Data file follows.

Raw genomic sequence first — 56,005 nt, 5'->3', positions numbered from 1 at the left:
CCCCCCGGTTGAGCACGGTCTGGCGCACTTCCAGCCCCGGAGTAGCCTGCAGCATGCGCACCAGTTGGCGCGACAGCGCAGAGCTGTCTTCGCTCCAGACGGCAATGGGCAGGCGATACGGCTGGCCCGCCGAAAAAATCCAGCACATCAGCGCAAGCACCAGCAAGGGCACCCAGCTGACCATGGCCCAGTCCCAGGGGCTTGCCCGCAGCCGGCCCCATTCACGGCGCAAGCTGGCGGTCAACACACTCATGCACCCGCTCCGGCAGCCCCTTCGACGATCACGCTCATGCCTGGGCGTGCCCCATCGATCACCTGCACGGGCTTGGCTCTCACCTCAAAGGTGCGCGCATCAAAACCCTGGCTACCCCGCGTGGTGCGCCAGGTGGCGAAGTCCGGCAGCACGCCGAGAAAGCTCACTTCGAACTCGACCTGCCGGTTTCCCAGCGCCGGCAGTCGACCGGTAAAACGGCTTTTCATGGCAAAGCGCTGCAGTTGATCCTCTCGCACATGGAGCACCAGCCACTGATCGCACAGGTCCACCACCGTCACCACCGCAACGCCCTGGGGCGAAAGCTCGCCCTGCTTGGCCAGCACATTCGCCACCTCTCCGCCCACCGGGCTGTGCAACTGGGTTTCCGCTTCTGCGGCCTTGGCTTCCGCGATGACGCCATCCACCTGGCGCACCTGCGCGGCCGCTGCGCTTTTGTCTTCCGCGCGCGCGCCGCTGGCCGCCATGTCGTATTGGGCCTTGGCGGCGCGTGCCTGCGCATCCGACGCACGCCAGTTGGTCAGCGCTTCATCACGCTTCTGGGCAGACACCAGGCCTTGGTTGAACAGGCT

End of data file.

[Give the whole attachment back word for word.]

Raw genomic sequence first — 56,005 nt, 5'->3', positions numbered from 1 at the left:
CCCCCCGGTTGAGCACGGTCTGGCGCACTTCCAGCCCCGGAGTAGCCTGCAGCATGCGCACCAGTTGGCGCGACAGCGCAGAGCTGTCTTCGCTCCAGACGGCAATGGGCAGGCGATACGGCTGGCCCGCCGAAAAAATCCAGCACATCAGCGCAAGCACCAGCAAGGGCACCCAGCTGACCATGGCCCAGTCCCAGGGGCTTGCCCGCAGCCGGCCCCATTCACGGCGCAAGCTGGCGGTCAACACACTCATGCACCCGCTCCGGCAGCCCCTTCGACGATCACGCTCATGCCTGGGCGTGCCCCATCGATCACCTGCACGGGCTTGGCTCTCACCTCAAAGGTGCGCGCATCAAAACCCTGGCTACCCCGCGTGGTGCGCCAGGTGGCGAAGTCCGGCAGCACGCCGAGAAAGCTCACTTCGAACTCGACCTGCCGGTTTCCCAGCGCCGGCAGTCGACCGGTAAAACGGCTTTTCATGGCAAAGCGCTGCAGTTGATCCTCTCGCACATGGAGCACCAGCCACTGATCGCACAGGTCCACCACCGTCACCACCGCAACGCCCTGGGGCGAAAGCTCGCCCTGCTTGGCCAGCACATTCGCCACCTCTCCGCCCACCGGGCTGTGCAACTGGGTTTCCGCTTCTGCGGCCTTGGCTTCCGCGATGACGCCATCCACCTGGCGCACCTGCGCGGCCGCTGCGCTTTTGTCTTCCGCGCGCGCGCCGCTGGCCGCCATGTCGTATTGGGCCTTGGCGGCGCGTGCCTGCGCATCCGACGCACGCCAGTTGGTCAGCGCTTCATCACGCTTCTGGGCAGACACCAGGCCTTGGTTGAACAGGCT